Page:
In fact, we see Jesus make this point in more than one place in the Bible. He tells his followers that “the last shall be first, and the first shall be last” after their encounter with the rich young ruler (Matthew 19: 16-30) and he reiterates this point later when he shares the parable of the vineyard laborers (Matthew 20: 1-16). Jesus makes it very clear that humility is a key to discipleship.
            Where this parable diverges from the biblical parables is in the motivations of the stadium owner. He states in his interview that he is renumbering the seats so that he can make the point that the “first will be last, and the last will be first.” Yet he maintains the common pricing structure of all stadium seating, that of making the seats closest to the stage the most expensive.
            His gesture, reversing seating numbers, is empty and meaningless without the attendant pricing structure. If he truly wanted to make a point, he would have made the “nosebleed seats” the most expensive. This would have really surprised and challenged guests when they entered his coliseum and learned that they had paid dearly for the least desirable seating. This would have truly made the last first and the first last.
            Many in today’s culture are ready to make the empty gesture, much of the time self-serving, but are unprepared to live the courage of their convictions. I am reminded of an exchange between a well-known political pundit and a student at a campus speech which was televised. the freshman, a reasonably intelligent young man, asks a pair of questions about white privilege and Islamic militancy arising as a reaction to American imperialism.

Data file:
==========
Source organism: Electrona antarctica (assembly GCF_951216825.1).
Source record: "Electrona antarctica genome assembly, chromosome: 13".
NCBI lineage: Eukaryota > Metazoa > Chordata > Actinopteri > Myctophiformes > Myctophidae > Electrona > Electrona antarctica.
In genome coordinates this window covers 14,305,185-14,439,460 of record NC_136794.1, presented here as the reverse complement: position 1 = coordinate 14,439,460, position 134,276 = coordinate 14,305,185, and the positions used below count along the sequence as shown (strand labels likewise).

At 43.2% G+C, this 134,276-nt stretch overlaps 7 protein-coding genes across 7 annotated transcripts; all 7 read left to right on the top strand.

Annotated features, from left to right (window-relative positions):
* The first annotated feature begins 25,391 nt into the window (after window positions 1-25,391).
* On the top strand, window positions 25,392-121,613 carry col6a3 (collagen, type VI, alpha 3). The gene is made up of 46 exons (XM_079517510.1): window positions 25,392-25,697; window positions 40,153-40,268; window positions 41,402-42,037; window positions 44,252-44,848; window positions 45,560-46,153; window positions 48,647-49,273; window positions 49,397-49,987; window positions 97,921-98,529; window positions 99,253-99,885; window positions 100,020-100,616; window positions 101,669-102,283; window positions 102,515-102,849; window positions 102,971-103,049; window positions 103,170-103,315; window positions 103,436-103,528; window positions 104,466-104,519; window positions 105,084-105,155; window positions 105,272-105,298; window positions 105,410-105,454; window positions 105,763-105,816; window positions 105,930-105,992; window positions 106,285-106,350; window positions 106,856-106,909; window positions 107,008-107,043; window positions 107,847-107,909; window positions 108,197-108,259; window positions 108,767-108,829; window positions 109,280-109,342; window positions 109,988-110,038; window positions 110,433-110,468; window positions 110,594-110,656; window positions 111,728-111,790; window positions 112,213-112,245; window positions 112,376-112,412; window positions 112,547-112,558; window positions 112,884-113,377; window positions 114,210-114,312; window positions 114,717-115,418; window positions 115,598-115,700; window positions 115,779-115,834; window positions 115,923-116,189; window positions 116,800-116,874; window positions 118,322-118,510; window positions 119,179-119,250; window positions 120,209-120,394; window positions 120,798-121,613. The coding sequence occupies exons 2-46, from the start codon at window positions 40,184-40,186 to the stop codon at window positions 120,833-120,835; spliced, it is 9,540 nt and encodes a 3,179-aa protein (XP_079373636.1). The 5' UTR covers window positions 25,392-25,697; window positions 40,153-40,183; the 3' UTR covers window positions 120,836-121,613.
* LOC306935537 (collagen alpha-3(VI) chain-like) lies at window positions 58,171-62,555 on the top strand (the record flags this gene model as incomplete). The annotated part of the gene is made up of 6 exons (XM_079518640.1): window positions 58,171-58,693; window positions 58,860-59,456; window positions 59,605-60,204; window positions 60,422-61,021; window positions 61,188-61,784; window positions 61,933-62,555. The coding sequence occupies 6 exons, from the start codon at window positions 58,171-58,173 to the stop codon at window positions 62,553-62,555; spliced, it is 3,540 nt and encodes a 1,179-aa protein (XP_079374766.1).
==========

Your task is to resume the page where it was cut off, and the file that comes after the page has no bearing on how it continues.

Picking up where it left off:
When the pundit addresses the question of white privilege and how to address it, it becomes very apparent that the young man has no intention of giving up any of his comforts to address what he has claimed is one of the deepest sins of American culture. He is absolutely unwilling to personally surrender his own advantages as a gesture of leadership in this new “just” society he envisions to replace what he sees as an unjust and racist one.
            While I am not advocating a life of poverty, and I don’t believe Jesus is either, I am saying that empty gestures made simply to gain “street cred” with your peer group while having no intention of changing your own behavior is the opposite of what this series of passages advocates. Humility begins with a willingness to live by your own standards, and this is absent, by and large, from our current culture. A disciple of Christ must be willing to live by the words and practices of Christ, and this includes humility. If one is ready to live as Christ, one must be willing to “put his money where his mouth is” and live humbly.


Photo by Chaz McGregor on Unsplash